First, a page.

The Invisible War: Ukraine's Struggle Against Russia's Electronic Warfare Dominance

The Invisible War: Ukraine's Struggle Against Russia's Electronic Warfare Dominance
Image created by Steven Alber & AI

In recent times, the conflict between Ukraine and Russia has escalated, revealing a stark reality: the crucial role of electronic warfare (EW) in modern combat. Russia's unprecedented aerial attacks on Ukraine during the New Year period have spotlighted Kyiv's efforts to enhance its EW capabilities, aimed at jamming and diverting enemy drones and guided missiles.

Ukraine, initially lagging, is making strides to catch up with Russia in this invisible war. Mykola Kolesnyk, a Ukrainian drone unit commander, describes the EW confrontations with Russian forces as intense and unyielding. He likens it to "invisible scissors," severing the control of remotely operated devices.

Both nations are employing tens of thousands of drones monthly, increasingly relying on affordable, commercially available first-person view drones. Colonel Ivan Pavlenko, Ukraine's chief of EW and cyber warfare, emphasizes the growing significance of EW due to the massive use of drones. He urges allies to provide more capabilities to disrupt the satellite guidance systems of Russian missiles and drones.

Russia, with a head start in EW development, poses a considerable challenge. Its systems, requiring advanced components, have prompted calls for sanctions on these elements from Ukraine's allies. The battlefield, now saturated with drones, has led to a largely static land war, with any concentration of forces quickly spotted and neutralized.

Russia's EW capabilities, sophisticated and widespread, have been used to deflect Ukraine’s western-supplied munitions and mimic missile and drone launches, creating confusion in Ukraine’s defenses. This technological edge has left Ukrainian troops vulnerable to drone-guided strikes and kamikaze attacks by unmanned aerial vehicles. General Valeriy Zaluzhny, Ukraine's armed forces commander-in-chief, underscores EW as pivotal in drone warfare and the key to unlocking the current stalemate.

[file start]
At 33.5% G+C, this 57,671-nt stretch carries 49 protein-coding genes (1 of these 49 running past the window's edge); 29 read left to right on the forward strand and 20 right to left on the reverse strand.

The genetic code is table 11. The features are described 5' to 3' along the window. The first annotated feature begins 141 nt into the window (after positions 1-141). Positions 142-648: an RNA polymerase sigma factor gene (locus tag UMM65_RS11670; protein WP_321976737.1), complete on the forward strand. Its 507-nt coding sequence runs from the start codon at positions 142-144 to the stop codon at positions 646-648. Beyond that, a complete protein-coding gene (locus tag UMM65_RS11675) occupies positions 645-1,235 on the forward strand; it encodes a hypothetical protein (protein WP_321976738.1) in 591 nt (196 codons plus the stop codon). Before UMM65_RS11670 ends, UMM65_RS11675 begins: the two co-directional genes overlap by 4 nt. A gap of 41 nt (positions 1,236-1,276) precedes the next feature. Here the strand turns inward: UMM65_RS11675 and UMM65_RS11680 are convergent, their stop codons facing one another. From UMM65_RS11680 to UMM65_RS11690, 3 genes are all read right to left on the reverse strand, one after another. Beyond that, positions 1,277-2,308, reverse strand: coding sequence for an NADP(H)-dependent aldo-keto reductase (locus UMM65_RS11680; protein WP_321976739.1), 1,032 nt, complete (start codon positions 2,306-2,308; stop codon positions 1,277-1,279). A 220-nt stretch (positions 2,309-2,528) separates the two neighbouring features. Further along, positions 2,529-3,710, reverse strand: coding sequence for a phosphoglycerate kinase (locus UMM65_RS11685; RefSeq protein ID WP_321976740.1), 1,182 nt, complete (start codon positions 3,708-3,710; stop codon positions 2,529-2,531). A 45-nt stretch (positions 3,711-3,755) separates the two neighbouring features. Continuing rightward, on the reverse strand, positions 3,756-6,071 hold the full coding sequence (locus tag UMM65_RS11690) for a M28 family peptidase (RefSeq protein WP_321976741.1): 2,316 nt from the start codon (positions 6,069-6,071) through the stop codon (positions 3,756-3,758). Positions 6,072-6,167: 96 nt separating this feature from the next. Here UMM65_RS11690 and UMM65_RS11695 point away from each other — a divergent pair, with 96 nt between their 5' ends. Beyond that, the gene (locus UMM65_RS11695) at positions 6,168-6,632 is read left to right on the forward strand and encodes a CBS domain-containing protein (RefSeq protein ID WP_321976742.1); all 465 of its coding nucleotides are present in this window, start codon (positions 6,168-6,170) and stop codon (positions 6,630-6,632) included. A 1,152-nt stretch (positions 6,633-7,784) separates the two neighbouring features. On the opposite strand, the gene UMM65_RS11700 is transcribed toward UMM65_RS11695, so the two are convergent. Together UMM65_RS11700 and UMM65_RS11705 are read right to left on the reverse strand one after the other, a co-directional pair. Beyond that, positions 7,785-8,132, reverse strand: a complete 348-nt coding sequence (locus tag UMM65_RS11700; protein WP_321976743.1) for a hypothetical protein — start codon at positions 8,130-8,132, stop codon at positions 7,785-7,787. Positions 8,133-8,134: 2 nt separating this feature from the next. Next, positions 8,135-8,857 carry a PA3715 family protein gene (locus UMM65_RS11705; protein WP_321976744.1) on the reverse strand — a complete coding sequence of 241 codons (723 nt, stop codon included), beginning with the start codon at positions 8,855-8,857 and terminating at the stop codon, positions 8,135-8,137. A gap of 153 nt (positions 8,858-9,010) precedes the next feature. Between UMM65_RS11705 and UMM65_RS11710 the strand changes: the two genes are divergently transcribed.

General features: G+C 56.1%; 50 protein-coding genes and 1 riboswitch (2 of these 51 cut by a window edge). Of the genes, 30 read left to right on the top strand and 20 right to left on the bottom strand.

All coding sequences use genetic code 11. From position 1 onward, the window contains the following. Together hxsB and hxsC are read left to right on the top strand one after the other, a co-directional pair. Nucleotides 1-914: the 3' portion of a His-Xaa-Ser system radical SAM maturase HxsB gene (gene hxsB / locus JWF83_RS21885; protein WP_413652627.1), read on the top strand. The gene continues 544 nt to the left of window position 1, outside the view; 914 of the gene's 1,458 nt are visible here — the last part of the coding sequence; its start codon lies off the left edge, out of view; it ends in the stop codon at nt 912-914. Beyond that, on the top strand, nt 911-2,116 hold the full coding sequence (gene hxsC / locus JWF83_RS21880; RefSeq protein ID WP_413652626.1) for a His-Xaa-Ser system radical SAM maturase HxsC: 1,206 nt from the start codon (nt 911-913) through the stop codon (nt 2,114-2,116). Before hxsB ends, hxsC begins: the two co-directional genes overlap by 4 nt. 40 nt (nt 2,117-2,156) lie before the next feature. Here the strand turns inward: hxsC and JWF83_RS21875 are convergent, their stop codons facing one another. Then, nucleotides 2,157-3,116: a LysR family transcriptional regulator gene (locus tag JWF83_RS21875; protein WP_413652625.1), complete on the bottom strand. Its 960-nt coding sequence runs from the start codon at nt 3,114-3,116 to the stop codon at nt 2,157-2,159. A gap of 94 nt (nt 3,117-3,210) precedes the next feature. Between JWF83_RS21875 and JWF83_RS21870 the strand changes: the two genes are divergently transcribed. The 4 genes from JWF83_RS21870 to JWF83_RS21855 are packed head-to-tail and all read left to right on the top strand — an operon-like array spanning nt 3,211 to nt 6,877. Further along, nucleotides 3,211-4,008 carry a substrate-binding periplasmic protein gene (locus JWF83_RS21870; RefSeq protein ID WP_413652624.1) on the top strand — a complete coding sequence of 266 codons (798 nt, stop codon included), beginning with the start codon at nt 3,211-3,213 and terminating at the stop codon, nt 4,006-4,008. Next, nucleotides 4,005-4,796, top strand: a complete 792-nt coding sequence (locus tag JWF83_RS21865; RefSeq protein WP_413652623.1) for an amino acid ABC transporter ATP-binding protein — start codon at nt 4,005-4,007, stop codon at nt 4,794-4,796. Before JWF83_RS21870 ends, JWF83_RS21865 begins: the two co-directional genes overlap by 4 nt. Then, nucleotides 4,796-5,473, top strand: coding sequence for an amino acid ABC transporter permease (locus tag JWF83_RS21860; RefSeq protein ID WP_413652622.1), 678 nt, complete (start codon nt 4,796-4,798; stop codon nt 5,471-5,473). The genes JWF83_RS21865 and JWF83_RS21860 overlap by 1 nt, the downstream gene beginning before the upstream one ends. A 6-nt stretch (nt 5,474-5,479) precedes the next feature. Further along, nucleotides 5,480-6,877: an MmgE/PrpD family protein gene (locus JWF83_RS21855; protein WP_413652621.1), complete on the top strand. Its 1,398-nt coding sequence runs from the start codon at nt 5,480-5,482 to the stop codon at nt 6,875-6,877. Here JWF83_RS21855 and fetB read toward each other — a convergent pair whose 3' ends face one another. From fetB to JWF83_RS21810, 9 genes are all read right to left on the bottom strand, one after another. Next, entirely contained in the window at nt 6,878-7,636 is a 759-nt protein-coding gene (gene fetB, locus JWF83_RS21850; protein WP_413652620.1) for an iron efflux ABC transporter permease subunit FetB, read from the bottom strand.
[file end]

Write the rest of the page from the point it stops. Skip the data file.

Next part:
Ukraine's response involves both domestic and international efforts. It has improved its EW systems with domestic production and western support, keeping details confidential for strategic reasons. Systems like the Bukovel, capable of detecting and jamming drones and blocking satellite guidance, have proven effective. The newer Pokrova system reportedly counters missiles by disrupting their guidance systems.

Kyiv is also pressing for modern EW systems to be included in the soon-to-be-delivered F-16 jets from western allies. Pavlenko boasts of Ukraine's success in capturing and tricking Russian UAVs and suggests Ukraine could serve as an EW testing ground. Despite some reluctance from western militaries to share technology, Ukraine sees high-tech EW as the future of warfare, a domain where battles are won and lost beyond sight and sound.